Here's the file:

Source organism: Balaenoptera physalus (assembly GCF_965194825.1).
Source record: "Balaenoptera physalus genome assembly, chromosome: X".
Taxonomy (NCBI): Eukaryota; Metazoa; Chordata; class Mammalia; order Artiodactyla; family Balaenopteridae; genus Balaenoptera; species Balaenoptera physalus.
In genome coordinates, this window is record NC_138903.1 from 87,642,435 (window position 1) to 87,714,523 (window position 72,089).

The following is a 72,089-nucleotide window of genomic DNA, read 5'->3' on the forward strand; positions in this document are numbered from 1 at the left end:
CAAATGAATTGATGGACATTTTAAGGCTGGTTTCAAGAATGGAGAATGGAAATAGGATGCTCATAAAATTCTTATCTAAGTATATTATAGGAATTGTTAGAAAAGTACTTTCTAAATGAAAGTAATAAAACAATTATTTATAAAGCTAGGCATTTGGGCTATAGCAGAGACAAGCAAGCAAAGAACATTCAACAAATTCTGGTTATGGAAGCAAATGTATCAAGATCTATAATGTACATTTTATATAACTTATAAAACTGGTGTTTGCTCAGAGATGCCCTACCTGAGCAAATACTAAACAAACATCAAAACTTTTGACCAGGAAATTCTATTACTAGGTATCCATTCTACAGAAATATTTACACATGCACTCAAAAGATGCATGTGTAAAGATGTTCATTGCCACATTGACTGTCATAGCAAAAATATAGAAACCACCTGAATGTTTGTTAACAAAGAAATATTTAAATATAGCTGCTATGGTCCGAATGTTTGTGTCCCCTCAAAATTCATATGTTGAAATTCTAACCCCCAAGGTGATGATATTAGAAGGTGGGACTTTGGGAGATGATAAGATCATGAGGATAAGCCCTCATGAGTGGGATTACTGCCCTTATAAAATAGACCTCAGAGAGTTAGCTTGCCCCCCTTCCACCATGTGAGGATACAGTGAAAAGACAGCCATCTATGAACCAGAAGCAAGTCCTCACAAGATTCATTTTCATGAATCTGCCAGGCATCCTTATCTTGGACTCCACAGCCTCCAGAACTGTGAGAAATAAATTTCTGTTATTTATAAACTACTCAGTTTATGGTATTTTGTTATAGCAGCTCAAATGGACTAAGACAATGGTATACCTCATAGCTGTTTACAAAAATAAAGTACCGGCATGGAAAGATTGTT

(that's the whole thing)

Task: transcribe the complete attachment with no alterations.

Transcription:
Source organism: Balaenoptera physalus (assembly GCF_965194825.1).
Source record: "Balaenoptera physalus genome assembly, chromosome: X".
Taxonomy (NCBI): Eukaryota; Metazoa; Chordata; class Mammalia; order Artiodactyla; family Balaenopteridae; genus Balaenoptera; species Balaenoptera physalus.
In genome coordinates, this window is record NC_138903.1 from 87,642,435 (window position 1) to 87,714,523 (window position 72,089).

The following is a 72,089-nucleotide window of genomic DNA, read 5'->3' on the forward strand; positions in this document are numbered from 1 at the left end:
CAAATGAATTGATGGACATTTTAAGGCTGGTTTCAAGAATGGAGAATGGAAATAGGATGCTCATAAAATTCTTATCTAAGTATATTATAGGAATTGTTAGAAAAGTACTTTCTAAATGAAAGTAATAAAACAATTATTTATAAAGCTAGGCATTTGGGCTATAGCAGAGACAAGCAAGCAAAGAACATTCAACAAATTCTGGTTATGGAAGCAAATGTATCAAGATCTATAATGTACATTTTATATAACTTATAAAACTGGTGTTTGCTCAGAGATGCCCTACCTGAGCAAATACTAAACAAACATCAAAACTTTTGACCAGGAAATTCTATTACTAGGTATCCATTCTACAGAAATATTTACACATGCACTCAAAAGATGCATGTGTAAAGATGTTCATTGCCACATTGACTGTCATAGCAAAAATATAGAAACCACCTGAATGTTTGTTAACAAAGAAATATTTAAATATAGCTGCTATGGTCCGAATGTTTGTGTCCCCTCAAAATTCATATGTTGAAATTCTAACCCCCAAGGTGATGATATTAGAAGGTGGGACTTTGGGAGATGATAAGATCATGAGGATAAGCCCTCATGAGTGGGATTACTGCCCTTATAAAATAGACCTCAGAGAGTTAGCTTGCCCCCCTTCCACCATGTGAGGATACAGTGAAAAGACAGCCATCTATGAACCAGAAGCAAGTCCTCACAAGATTCATTTTCATGAATCTGCCAGGCATCCTTATCTTGGACTCCACAGCCTCCAGAACTGTGAGAAATAAATTTCTGTTATTTATAAACTACTCAGTTTATGGTATTTTGTTATAGCAGCTCAAATGGACTAAGACAATGGTATACCTCATAGCTGTTTACAAAAATAAAGTACCGGCATGGAAAGATTGTT